Helen Baker – Dimensions


Helen Full Length (2)Introducing Helen Baker Chair of Dimensions

Having originally trained as a social worker, I have worked across health and social care, housing and education – often all at once! I have set up and managed a number of charities but have gradually moved across to take on more trustee and non-executive roles. These have included chairing NHS Trusts and board roles with central Government bodies, but all my current roles are in the not for profit sector. The two main ones are founder/Chair of the sector’s graduate programme, Charityworks and Chair of Dimensions.

About Dimensions 
Dimensions is a not- for profit organisation providing a wide range of services for children and adults with learning disabilities and people who experience autism. This includes those with complex needs and/or challenging behaviour. Dimensions supports around 3,000 people and their families throughout England and Wales, enabling people to be part Dimensionsof their community and to make choices and decisions about the things which matter most to them.

Why did you become a Chair?
My first role as a chair was for a mental health charity in Westminster in my early thirties. I stepped out of paid work for eight years when my children were young, but continued to stretch my professional experience and capacity by taking on a number of more flexible, unpaid roles during that time. This first chairmanship used my knowledge of running a local authority mental health service, but opened up a different strategic leadership role which was completely new to me, but suddenly made sense of my skills and the way I see the world – and I have never looked back since!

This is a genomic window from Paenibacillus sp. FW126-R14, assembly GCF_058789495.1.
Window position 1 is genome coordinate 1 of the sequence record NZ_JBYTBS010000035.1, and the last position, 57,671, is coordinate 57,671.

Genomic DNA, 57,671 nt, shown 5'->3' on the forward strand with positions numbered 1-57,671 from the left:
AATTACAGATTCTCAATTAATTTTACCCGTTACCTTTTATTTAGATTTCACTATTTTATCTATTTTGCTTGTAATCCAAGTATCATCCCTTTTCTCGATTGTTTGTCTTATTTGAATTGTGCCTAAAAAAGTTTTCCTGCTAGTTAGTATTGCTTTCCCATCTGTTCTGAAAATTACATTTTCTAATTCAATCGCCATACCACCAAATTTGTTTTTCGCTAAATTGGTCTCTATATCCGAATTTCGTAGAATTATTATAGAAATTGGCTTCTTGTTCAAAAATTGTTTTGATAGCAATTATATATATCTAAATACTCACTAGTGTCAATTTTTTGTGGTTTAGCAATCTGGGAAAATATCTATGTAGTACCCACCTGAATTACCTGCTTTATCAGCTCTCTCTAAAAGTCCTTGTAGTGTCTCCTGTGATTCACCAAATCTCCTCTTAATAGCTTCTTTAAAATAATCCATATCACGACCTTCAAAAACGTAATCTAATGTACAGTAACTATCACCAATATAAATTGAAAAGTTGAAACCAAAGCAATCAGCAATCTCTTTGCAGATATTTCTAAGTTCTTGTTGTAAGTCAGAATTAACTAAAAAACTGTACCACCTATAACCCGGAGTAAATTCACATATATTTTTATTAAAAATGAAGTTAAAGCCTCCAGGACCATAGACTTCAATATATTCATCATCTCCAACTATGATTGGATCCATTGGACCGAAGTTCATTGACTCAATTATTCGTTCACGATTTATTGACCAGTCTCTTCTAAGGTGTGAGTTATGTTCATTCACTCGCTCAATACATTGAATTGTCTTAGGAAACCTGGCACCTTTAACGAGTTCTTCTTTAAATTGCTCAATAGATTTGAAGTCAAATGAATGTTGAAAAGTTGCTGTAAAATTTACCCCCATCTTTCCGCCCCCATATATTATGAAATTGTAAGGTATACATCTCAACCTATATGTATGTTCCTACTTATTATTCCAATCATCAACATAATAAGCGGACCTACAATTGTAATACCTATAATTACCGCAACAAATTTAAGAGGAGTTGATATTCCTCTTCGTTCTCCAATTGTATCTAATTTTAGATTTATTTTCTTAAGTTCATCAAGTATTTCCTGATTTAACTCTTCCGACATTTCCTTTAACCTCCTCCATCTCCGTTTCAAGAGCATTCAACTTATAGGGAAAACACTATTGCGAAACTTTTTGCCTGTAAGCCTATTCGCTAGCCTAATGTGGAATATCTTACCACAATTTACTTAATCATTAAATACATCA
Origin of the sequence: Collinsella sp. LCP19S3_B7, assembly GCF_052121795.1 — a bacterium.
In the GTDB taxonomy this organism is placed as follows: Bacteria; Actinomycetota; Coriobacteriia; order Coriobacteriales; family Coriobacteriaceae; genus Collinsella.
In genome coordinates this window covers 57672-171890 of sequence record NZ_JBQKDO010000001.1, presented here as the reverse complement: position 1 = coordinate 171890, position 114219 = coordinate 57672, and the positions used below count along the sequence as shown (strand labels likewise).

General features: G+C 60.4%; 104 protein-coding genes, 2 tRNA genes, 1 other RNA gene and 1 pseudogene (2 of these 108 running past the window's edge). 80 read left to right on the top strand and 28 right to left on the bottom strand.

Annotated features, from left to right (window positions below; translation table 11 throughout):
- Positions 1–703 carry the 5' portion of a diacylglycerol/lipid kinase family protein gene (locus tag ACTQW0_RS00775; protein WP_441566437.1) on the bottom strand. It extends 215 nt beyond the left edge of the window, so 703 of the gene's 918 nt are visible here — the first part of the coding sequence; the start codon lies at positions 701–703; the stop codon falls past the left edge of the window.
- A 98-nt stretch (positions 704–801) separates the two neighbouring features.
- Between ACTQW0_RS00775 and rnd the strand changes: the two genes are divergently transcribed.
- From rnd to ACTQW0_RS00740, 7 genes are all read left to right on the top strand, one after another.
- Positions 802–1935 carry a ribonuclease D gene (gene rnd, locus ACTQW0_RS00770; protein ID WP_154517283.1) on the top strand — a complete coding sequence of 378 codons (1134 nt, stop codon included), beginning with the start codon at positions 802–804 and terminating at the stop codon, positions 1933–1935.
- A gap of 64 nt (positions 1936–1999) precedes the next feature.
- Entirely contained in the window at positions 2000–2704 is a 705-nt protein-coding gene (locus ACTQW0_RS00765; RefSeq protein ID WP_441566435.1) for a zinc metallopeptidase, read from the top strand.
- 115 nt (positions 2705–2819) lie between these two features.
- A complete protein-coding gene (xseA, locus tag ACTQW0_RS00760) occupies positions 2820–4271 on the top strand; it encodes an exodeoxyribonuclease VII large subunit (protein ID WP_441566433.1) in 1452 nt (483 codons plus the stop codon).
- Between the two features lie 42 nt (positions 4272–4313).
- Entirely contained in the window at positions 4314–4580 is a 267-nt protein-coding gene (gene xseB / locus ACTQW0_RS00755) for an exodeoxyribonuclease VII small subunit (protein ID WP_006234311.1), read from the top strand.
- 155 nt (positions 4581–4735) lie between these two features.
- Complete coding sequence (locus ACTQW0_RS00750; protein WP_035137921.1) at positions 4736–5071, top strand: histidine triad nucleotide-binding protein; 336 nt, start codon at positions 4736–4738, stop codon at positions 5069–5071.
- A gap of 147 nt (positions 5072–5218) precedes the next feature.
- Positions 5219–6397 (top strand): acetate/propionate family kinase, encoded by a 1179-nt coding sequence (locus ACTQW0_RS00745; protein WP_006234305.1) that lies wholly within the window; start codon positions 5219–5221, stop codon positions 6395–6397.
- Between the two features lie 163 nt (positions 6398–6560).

What do you enjoy most about Chairing?
As a chair I am positively encouraged to do the thing I enjoy most which is making connections between people, organisations and ideas to open up new possibilities. Without the strong proportionate governance which a good board can bring, organisations waste energy and capacity on chasing the demands of commissioners, regulators and public expectation. A well governed organisation can focus all this energy and capacity on working with the people it supports to transform what is possible and having the opportunity to lead this is what really motivates me.

Do you have any key tips or lessons to share with your fellow chairs?
Build an ambitious but clearly focused strategy linked with sound risk management systems so that the board and executive team really understand what they have to watch to keep the organisation safe and developing. This clarity also really helps to engage staff which is what fundamentally transforms what the charity can do.

Why did you join the AoC?
I am excited about the new networks which AoC has already opened up. Chairs have to keep a level of distance to do their roles well so the chance to meet and share skills and experience with others in the same role is invaluable . It is too easy as a chair to think so much about supporting the development of others that there is little space or resource left for continuing to build your own learning. Aoc is a timely and really welcome prompt to do just that.